The Art of Conversation

What’s it like to have a conversation with a friend where you feel like you learn something about your friend, you learn something about yourself, and you see the world in an entirely new way?

I’m grateful to have had a number of conversations like that. One was a conversation with one of my best friends, Andrew. We were in a forest, taking a well-earned moment to rest and talk, and watch our camp groups having fun on a low ropes course we had set up early that morning. The conversation was about how we can make life the best it can be while we are alive. It felt like more than just words, too, because we had just made something together. We had an idea for setting up our own low ropes course, and we made it happen, all in the span of a day. The conversation really changed the way I viewed what true friendship and sharing of dreams can do.

I just listened to a talk by a radio host named Celeste Headlee. She gives 9 tips for better conversations, but said that if you just take one and master it, it will make you a better conversationalist.

I’m doing one of those things right now. “If you want to pontificate, write a blog,” she said. She said that conversations are for listening, for a balance between talking and listening, for push-back and learning.

One other thing she mentioned is harder (for me, at least) to follow.

#6 “Don’t equate your experience with theirs.”

There is legitimate sharing. However, there’s a difference between sharing common experiences and sharing a big celebration or a big loss. In times like those, it’s best not butt in, equating your experience with theirs. Some times, it’s best just to listen, because, “It’s not the same, it is never the same.” And how are you going to understand their unique experience if you’re too busy trying to explain what you felt in a similar, but different, situation? There’s a time and place for the universal. Everyone suffers. And everyone’s situation is a little bit different.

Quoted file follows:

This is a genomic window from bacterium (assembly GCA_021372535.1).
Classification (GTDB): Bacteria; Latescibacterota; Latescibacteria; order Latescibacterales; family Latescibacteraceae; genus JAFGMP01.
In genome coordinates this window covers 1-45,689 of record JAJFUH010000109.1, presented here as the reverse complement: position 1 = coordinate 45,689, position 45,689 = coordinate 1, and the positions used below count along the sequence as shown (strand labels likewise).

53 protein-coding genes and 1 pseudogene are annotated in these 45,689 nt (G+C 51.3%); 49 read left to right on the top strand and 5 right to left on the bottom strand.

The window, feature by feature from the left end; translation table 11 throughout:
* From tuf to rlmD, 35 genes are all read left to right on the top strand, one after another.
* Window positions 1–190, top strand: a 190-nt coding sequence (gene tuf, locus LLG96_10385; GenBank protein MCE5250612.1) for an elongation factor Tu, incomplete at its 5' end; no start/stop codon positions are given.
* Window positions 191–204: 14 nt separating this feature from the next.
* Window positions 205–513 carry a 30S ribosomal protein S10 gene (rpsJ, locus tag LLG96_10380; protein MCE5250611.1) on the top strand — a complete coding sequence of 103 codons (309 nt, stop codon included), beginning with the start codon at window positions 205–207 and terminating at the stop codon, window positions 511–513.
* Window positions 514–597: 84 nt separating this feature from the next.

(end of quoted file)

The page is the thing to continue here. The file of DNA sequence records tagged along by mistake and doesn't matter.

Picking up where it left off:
This goes for teachers, too. I’ve heard it from a number of veteran teachers that the best thing to do with your students is to have a conversation.

 

 

How’s Your Heart Doing Today?

I hope that no matter whether your heart is aching, or joyful, you take the time to feel it and know that it’s okay to feel it because you are a human being.

In this culture, one of the first questions we ask each other is, “So, what do you do?” Yet, the heart is what really connects us. Certainly the heart and what you do are linked. However your heart is in this moment, it’s okay, let it be that way.

If you care about doing your job well, that’s a good sign. Remember that you may still do good work even when your heart is aching (although it might feel much easier when you’re joyful).

Respect. By showing dignity and respect for yourself, you respect and credit other people within the same profession by association. I hope that whatever occupation you are in at this moment — be it a custodian, a student, a waiter, a farmer, a fisherman, a musician, a carpenter, a CEO, or whatever helps put food on your table — you cultivate respect for yourself.

If you are a teacher or an artist, it is especially important to respect yourself. Teachers and artists are not usually as highly paid as doctors and lawyers, but they perform two extremely important roles in our society: to train the next generation and to help us see the world in new ways.

(January 5, 2016 revision: Actually, it seems that I missed the point. No matter what you do, it seems that self-respect is what enables and allows full respect for others — their time, their right to happiness, their full development as a human being. So, no matter what you do, self-respect is especially important. You are a person, too. How would you have others treat themselves? And be sure to see Maria Popova’s article on love.)

Sometimes, your self-esteem takes a blow. It can happen unexpectedly. A breakup, a social humiliation, an unfair comparison, an insult, a misunderstanding. What can you do? Take a walk or do something with or for a friend. Throw your shoulders back, stand up tall, take responsibility for your actions and decisions. By having dignity and self-respect, we engage with and lift up those around us in mutual respect. Also, you may not realize how many people you are linked to and who look up to you.

Take care of yourself, and don’t be afraid to ask for help. Your heart is important. Talking face to face with a friend is important. As you grow in habits of respect for yourself, your own needs for leisure time and connection, you naturally grow in respect and care for others. Also, never forget to dance, and realize what a speck you are in the grand scheme of things, and that it’s okay to shake your body and be absurd and laugh about it, too. Remember we are human beings, not human doings (Claros).

Thanks Omid Safi for the inspiration with the wonderful article, “The Disease of Being Busy.”